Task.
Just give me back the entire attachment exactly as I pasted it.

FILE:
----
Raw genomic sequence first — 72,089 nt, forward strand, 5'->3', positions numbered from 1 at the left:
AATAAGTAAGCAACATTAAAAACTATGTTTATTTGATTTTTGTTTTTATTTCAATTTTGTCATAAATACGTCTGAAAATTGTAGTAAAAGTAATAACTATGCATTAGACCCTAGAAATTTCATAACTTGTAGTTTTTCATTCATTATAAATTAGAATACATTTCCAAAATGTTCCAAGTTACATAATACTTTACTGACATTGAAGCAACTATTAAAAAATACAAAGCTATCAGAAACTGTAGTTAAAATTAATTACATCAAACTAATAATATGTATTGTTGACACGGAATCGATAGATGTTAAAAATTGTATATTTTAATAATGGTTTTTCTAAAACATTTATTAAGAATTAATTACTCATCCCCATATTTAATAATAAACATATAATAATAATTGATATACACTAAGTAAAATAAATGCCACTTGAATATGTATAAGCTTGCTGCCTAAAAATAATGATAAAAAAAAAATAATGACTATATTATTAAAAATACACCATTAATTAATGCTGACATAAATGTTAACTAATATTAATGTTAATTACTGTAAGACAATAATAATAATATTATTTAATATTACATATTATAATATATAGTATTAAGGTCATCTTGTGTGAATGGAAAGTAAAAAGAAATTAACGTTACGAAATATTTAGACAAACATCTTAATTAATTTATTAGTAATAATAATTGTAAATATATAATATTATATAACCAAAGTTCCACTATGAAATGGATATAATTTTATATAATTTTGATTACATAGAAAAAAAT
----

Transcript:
Raw genomic sequence first — 72,089 nt, forward strand, 5'->3', positions numbered from 1 at the left:
AATAAGTAAGCAACATTAAAAACTATGTTTATTTGATTTTTGTTTTTATTTCAATTTTGTCATAAATACGTCTGAAAATTGTAGTAAAAGTAATAACTATGCATTAGACCCTAGAAATTTCATAACTTGTAGTTTTTCATTCATTATAAATTAGAATACATTTCCAAAATGTTCCAAGTTACATAATACTTTACTGACATTGAAGCAACTATTAAAAAATACAAAGCTATCAGAAACTGTAGTTAAAATTAATTACATCAAACTAATAATATGTATTGTTGACACGGAATCGATAGATGTTAAAAATTGTATATTTTAATAATGGTTTTTCTAAAACATTTATTAAGAATTAATTACTCATCCCCATATTTAATAATAAACATATAATAATAATTGATATACACTAAGTAAAATAAATGCCACTTGAATATGTATAAGCTTGCTGCCTAAAAATAATGATAAAAAAAAAATAATGACTATATTATTAAAAATACACCATTAATTAATGCTGACATAAATGTTAACTAATATTAATGTTAATTACTGTAAGACAATAATAATAATATTATTTAATATTACATATTATAATATATAGTATTAAGGTCATCTTGTGTGAATGGAAAGTAAAAAGAAATTAACGTTACGAAATATTTAGACAAACATCTTAATTAATTTATTAGTAATAATAATTGTAAATATATAATATTATATAACCAAAGTTCCACTATGAAATGGATATAATTTTATATAATTTTGATTACATAGAAAAAAAT